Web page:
The Lakota Sioux language, made famous through its portrayal in the 1990 film "Dances with Wolves," is now one of only a small handful of Native American languages with enough remaining speakers to survive...
Lakota: The Revitalization of Language and the Persistance of Spirit
New programs to teach and restore the lost language and cultural heritage of the Lakota Sioux offers hope for the children who live on reservations where dire poverty, suicide, unemployment and substance abuse have become a way of life.
"Rising Voices": New Film a Call to Arms for Lakota Language Revitalization
“When I speak Lakota, I feel connected to all my relatives in the previous generations. I feel connected to my land. There’s nothing to compare it to, the feeling of being Lakota in Lakota country, speaking Lakota.” – TipiziwinYoung, Lakota language teacher, Sitting Bull College, Fort Yates, North Dakota, from the film “Rising Voices.”
Rising Voices: New Film Depicts the Effort to Save the Lakota Language
Language forms basis for our understanding of the world, how we relate to each other and how we construct and maintain unique cultures. But language extinction is a common phenomena. Of the thousands of languages once spoken around the world, only a handful survive, and many are at risk of being lost. A new film depicts the efforts to save one such language, Lakota.
Lakota Language Consortium (LLC), a nonprofit organization dedicated to the preservation and revitalization of the Lakota language, also known as Sioux, announced today that only 2,000 first-language speakers of Lakota remain - a decline of 66% in ten years.
The rich Lakota language, in danger of dying out, should get a shot of adrenaline this weekend.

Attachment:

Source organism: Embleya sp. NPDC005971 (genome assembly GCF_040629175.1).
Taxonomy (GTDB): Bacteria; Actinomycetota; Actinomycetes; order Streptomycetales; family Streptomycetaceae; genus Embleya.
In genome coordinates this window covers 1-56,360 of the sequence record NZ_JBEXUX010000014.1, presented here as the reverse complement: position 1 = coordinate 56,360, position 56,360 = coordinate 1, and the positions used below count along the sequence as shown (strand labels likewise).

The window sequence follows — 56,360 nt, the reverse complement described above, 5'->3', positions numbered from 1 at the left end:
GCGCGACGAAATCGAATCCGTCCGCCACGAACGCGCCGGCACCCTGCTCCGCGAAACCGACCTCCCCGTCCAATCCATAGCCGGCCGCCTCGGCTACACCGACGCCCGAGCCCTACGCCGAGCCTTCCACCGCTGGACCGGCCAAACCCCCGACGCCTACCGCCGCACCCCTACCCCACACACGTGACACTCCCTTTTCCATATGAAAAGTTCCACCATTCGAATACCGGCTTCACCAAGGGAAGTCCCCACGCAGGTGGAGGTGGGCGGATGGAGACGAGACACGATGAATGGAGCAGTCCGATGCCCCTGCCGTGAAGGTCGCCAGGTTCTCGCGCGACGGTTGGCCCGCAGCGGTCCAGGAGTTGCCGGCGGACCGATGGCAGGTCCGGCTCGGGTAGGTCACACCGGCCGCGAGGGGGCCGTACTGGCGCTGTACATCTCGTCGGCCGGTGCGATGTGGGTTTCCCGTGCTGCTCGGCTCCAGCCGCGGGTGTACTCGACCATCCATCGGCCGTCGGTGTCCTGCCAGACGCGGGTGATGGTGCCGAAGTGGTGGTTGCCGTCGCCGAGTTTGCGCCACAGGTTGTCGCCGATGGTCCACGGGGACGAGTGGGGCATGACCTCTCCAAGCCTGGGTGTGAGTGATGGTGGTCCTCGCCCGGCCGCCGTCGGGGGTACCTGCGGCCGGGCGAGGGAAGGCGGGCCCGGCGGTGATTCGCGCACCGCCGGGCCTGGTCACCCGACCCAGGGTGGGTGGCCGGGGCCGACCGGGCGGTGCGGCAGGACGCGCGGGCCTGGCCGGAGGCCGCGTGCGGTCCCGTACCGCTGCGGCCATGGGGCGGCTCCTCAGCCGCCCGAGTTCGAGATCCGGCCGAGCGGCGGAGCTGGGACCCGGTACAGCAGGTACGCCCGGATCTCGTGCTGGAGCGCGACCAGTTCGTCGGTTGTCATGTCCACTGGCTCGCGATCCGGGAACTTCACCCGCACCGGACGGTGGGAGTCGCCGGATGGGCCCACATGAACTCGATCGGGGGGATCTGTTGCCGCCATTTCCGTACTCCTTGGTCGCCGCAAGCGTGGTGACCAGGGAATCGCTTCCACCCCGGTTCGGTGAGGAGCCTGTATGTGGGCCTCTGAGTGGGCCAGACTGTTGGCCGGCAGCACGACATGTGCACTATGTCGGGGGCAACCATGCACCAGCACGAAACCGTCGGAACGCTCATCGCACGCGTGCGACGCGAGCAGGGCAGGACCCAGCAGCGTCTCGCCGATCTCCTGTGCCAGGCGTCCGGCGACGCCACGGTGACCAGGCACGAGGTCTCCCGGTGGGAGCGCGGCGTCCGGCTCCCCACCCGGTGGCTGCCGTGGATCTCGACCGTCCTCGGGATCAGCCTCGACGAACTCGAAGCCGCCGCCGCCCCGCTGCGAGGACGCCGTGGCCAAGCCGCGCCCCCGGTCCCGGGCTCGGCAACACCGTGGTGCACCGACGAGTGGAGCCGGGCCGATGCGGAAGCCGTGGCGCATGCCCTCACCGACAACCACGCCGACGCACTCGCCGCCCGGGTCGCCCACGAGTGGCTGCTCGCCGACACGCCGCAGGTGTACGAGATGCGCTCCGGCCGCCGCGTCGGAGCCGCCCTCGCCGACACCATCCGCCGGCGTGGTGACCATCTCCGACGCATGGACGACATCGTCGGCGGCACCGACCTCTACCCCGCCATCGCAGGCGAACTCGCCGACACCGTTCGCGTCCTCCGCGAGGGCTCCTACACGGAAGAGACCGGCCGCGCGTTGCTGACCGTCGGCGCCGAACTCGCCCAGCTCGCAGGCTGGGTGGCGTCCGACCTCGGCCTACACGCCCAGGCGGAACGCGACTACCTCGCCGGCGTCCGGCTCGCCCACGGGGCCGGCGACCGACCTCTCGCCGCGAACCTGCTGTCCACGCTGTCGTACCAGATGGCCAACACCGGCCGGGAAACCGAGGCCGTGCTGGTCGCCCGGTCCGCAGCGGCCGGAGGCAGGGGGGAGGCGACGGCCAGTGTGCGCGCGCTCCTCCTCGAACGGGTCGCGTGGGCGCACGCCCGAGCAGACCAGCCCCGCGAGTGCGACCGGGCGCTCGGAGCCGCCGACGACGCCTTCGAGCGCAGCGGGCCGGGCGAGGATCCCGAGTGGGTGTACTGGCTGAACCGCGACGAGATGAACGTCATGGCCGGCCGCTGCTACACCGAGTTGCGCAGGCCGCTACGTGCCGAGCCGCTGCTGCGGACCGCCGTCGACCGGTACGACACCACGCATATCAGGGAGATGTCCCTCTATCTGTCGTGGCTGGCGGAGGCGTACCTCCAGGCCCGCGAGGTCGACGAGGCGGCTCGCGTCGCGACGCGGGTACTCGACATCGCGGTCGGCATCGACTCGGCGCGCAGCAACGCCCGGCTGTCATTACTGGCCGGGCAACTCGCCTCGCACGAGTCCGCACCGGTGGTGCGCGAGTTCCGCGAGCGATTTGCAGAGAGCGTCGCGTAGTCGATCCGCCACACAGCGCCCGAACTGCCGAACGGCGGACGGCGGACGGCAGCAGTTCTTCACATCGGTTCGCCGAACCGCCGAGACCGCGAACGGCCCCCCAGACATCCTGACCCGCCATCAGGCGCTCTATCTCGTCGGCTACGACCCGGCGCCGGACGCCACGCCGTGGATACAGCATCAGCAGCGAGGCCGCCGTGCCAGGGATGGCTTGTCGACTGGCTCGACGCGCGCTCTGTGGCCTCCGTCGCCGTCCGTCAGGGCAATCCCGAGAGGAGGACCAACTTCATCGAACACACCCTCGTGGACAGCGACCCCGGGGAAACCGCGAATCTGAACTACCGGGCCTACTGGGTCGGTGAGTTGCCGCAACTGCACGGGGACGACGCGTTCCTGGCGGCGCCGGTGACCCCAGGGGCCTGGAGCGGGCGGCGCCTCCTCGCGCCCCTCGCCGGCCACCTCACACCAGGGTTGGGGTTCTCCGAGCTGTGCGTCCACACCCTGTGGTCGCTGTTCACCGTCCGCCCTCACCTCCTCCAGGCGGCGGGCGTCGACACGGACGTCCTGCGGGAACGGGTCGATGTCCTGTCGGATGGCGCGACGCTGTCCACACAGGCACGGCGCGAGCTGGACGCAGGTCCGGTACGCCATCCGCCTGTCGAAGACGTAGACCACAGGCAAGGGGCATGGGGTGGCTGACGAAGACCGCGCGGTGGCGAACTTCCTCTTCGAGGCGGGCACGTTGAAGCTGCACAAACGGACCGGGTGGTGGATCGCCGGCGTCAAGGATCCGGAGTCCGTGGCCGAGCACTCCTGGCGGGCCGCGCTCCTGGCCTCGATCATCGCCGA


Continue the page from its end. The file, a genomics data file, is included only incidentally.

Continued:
It is estimated that only about 2,000 people continue to speak it, which is why the Lakota Language Consortium on Saturday and Sunday is hosting an event at the Hilton Garden Inn.
Standing Rock Protesters Speak on Panel, Advocate Against Dakota Access Pipeline
Friday Sept. 30, a crowd of linguistics students, professors and other interested parties gathered in Commonwealth Auditorium to learn about the ongoing Standing Rock protest and the attempt to revitalize the Lakota language.
With only a handful of fluent native speakers left, representatives of the Omaha Nation said they hope the inaugural Omaha-Ponca Language Institute will be a turning point in efforts to revitalize the language.
Nebraska Tribe Looks to Language in Preserving Culture
Members of the Omaha Tribe are fighting to keep their language alive. To the tribe's elders, it's not just about preserving the language; it also has to do with protecting the tribe's culture for younger generations.
Linguistics Faculty, Students Help Preserve Native American Languages
Several Fresno State linguistics faculty members and students have returned from doing fieldwork this summer with The Language Conservancy, a national organization that works to preserve indigenous languages.
Trained to Teach: Seminar Designed to Help Educators Bring the Crow Language to a New Generation
Twenty-nine local-area educators were updated on new teaching methods in regards to the Crow language during a two-week seminar, called the Crow Summer Institute, held at Little Big Horn College June 22 through July 3.
Teaching, Not Preaching: Crow Language Instructors Learn Teaching Methods
There’s a big difference between being able to speak the Crow language and being able to teach it. But, for a language used by a dwindling number of people in the roughly 13,000 member tribe, there aren’t many teaching resources.
For many people, the difficulty of speaking a language may be far more disparate than its teaching. In communities troubled with limited resources and Native languages classified as “threatened” or “endangered,” the Language Conservancy offers assistance.
Crow Immersion Camp Hopes to Revive a Threatened Native American Language
Many Native American languages have only a few speakers left. But there's been a push to help keep the Crow language alive. Those efforts are now beginning to pay off. It's no longer just the language of the tribe's elders.
Bloomington Organization Fights to Save Native American Languages
When a language disappears, so does the culture of its people.
Many Native American tribes face the troubling prospect of losing every song, story, value and piece of history once the few remaining speakers of their languages die.